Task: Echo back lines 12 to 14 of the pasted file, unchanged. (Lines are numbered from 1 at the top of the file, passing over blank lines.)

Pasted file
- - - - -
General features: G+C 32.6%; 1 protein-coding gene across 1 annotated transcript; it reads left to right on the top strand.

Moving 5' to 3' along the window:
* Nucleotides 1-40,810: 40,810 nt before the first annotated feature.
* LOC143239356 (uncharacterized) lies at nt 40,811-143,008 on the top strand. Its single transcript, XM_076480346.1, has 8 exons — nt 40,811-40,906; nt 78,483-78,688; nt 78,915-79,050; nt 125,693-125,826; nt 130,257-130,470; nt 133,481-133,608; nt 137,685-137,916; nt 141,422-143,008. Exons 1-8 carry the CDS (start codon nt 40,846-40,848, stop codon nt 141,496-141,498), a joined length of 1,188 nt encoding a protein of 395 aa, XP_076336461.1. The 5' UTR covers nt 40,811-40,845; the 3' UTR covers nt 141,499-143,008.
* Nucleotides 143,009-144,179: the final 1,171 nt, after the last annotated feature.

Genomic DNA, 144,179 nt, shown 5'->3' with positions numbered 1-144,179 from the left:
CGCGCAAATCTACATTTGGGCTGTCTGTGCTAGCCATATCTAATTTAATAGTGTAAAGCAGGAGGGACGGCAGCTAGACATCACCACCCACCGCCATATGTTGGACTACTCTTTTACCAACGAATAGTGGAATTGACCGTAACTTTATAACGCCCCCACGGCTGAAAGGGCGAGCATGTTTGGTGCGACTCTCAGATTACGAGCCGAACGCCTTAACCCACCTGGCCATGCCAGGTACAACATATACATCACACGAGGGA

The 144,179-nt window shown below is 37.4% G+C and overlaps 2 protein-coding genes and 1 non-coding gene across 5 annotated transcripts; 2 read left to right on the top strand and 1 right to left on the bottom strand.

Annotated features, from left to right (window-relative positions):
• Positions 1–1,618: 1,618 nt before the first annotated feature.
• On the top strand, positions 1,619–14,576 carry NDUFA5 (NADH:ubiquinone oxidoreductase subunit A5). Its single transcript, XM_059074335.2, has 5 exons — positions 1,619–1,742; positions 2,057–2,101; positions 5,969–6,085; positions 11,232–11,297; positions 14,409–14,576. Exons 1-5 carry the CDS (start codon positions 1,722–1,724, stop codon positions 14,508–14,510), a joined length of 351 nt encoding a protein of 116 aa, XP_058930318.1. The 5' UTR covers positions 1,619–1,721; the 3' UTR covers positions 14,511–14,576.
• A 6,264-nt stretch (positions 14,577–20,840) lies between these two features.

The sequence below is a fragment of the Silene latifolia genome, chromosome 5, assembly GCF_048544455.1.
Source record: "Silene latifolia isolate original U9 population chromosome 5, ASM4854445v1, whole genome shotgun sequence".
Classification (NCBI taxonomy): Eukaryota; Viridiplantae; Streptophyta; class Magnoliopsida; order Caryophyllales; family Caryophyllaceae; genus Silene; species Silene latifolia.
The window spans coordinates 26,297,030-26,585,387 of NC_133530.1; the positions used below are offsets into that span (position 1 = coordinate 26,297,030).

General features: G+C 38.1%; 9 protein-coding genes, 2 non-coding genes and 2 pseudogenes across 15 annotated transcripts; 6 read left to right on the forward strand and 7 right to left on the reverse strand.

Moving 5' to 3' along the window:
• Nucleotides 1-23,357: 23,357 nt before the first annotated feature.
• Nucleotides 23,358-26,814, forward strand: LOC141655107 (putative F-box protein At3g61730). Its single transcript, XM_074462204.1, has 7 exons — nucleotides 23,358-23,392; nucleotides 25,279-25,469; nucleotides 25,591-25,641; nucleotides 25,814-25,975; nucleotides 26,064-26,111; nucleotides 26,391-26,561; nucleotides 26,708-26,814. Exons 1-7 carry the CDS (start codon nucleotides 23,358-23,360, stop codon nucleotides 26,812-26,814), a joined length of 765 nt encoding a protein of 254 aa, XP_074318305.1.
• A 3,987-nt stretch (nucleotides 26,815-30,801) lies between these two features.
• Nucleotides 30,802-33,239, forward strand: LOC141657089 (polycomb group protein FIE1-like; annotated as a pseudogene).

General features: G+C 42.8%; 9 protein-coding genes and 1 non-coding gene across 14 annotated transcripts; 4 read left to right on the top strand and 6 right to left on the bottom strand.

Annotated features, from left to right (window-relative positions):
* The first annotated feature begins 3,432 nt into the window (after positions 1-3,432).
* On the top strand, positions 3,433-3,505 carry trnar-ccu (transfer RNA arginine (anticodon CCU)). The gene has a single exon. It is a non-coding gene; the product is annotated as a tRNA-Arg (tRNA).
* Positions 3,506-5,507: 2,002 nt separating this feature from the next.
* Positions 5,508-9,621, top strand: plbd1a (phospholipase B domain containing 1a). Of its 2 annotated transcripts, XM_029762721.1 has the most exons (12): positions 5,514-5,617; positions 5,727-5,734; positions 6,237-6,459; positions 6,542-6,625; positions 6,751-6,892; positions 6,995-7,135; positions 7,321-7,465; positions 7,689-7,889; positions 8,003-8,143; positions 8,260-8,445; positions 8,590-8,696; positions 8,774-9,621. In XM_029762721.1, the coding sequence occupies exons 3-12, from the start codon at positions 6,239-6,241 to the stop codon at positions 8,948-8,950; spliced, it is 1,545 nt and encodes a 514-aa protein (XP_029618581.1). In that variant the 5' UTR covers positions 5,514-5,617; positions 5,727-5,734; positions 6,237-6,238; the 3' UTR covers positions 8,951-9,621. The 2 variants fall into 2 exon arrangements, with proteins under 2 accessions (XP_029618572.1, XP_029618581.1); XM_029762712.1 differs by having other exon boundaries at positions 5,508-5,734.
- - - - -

• A 6,264-nt stretch (positions 14,577–20,840) lies between these two features.

The sequence below is a fragment of the Silene latifolia genome, chromosome 5, assembly GCF_048544455.1.
Source record: "Silene latifolia isolate original U9 population chromosome 5, ASM4854445v1, whole genome shotgun sequence".